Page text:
• you know, i wasn’t really raised in the Church. my mom was, in South America, and when I was very young, we read the Bible at the table before dinner. I guess that’s pretty religious now that I think of it. But we stopped going to mass early in my life, and my mother never pushed me toward getting confirmed. I chose that for myself much later. So I’m not sure where I got the more old fashioned language for God-experiences.

      I’m also not sure I’d agree that I have a disdain for the people I mention. Partly because I’m not sure that it’s a cult of personality that they are propagating. It might be, but I want to give them the benefit of the doubt. Their relationship to God, it seems to me, is a just a more modern version of St. Francis going around and feeling God in the wind. They just put an even more folksy spin on the experience. But if you think about it, St. Francis’ contemporaries probably didn’t appreciate his ways, either. Things change. Even how we think about God.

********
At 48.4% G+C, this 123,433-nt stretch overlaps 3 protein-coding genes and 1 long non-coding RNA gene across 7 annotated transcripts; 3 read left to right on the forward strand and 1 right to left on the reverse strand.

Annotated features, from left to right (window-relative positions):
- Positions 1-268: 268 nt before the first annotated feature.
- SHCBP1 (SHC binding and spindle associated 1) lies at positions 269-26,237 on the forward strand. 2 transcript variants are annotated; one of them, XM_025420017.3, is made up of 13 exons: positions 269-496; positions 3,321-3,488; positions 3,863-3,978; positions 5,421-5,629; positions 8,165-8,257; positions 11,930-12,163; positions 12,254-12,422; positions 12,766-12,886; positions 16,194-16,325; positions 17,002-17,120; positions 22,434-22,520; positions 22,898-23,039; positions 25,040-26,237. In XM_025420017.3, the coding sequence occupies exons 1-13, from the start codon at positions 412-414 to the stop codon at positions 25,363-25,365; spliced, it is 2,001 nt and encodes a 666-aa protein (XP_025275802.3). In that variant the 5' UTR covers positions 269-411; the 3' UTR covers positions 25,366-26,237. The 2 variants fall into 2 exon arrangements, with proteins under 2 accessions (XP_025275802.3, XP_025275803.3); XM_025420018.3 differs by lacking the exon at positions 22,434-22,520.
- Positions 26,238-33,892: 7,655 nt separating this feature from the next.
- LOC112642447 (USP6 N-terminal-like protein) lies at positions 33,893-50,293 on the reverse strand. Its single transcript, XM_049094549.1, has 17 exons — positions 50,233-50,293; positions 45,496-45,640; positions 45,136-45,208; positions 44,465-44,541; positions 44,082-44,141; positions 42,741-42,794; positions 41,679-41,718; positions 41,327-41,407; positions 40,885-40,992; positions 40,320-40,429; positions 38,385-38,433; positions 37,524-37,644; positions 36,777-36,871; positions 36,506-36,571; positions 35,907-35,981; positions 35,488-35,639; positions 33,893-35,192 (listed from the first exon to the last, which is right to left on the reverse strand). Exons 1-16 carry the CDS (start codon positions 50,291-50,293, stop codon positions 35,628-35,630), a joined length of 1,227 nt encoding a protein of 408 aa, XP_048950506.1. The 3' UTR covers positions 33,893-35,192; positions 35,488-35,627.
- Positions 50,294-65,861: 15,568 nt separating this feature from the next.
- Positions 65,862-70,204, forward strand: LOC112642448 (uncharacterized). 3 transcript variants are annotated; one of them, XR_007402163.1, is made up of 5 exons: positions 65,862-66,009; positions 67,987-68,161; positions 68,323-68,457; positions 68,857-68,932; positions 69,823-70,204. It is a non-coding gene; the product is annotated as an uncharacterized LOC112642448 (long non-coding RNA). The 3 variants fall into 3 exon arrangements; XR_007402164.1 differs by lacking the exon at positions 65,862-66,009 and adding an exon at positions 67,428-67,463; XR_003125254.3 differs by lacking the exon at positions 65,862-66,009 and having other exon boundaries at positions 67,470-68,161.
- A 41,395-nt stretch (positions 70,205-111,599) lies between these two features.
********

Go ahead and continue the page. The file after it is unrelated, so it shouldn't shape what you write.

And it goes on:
2. I can’t wait to see what you have to say about writing=spiritual exercise. That’s what it is for me, as well as psychological. Like seeing a shrink or a priest. I like Joe’s last sentence up there, too, although the g word makes me nervous for reasons too complicated to explain here. Gabe, you always amaze me with your thoughtfulness.

  3. well, Anna, in truth, i’m amazed that i published this post and missed so many typos (which i have since fixed, btw). it was late. the witching hour. perfect time to ponder, even if i did so with words left out.

    thanks for the compliment, though. i am full of many things–thoughts being just one of those things.